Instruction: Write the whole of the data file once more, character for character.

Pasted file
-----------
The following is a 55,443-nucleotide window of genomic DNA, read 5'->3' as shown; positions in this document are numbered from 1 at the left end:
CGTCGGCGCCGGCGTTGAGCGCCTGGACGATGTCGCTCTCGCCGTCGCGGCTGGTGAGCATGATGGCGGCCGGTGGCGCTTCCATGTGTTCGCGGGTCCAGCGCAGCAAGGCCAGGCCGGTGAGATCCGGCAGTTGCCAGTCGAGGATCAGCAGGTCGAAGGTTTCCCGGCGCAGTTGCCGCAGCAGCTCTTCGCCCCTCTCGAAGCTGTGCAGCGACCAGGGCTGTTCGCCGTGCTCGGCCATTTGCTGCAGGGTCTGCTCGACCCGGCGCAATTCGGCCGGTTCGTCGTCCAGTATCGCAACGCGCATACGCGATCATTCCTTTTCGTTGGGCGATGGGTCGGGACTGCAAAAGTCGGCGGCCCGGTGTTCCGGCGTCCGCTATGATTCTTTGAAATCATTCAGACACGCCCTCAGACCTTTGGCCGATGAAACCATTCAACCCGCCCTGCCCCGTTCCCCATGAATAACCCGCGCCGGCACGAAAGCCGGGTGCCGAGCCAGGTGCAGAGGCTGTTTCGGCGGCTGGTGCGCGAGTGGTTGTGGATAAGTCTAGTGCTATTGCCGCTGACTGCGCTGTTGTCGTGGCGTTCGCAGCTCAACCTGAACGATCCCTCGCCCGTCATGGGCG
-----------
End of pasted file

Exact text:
The following is a 55,443-nucleotide window of genomic DNA, read 5'->3' as shown; positions in this document are numbered from 1 at the left end:
CGTCGGCGCCGGCGTTGAGCGCCTGGACGATGTCGCTCTCGCCGTCGCGGCTGGTGAGCATGATGGCGGCCGGTGGCGCTTCCATGTGTTCGCGGGTCCAGCGCAGCAAGGCCAGGCCGGTGAGATCCGGCAGTTGCCAGTCGAGGATCAGCAGGTCGAAGGTTTCCCGGCGCAGTTGCCGCAGCAGCTCTTCGCCCCTCTCGAAGCTGTGCAGCGACCAGGGCTGTTCGCCGTGCTCGGCCATTTGCTGCAGGGTCTGCTCGACCCGGCGCAATTCGGCCGGTTCGTCGTCCAGTATCGCAACGCGCATACGCGATCATTCCTTTTCGTTGGGCGATGGGTCGGGACTGCAAAAGTCGGCGGCCCGGTGTTCCGGCGTCCGCTATGATTCTTTGAAATCATTCAGACACGCCCTCAGACCTTTGGCCGATGAAACCATTCAACCCGCCCTGCCCCGTTCCCCATGAATAACCCGCGCCGGCACGAAAGCCGGGTGCCGAGCCAGGTGCAGAGGCTGTTTCGGCGGCTGGTGCGCGAGTGGTTGTGGATAAGTCTAGTGCTATTGCCGCTGACTGCGCTGTTGTCGTGGCGTTCGCAGCTCAACCTGAACGATCCCTCGCCCGTCATGGGCG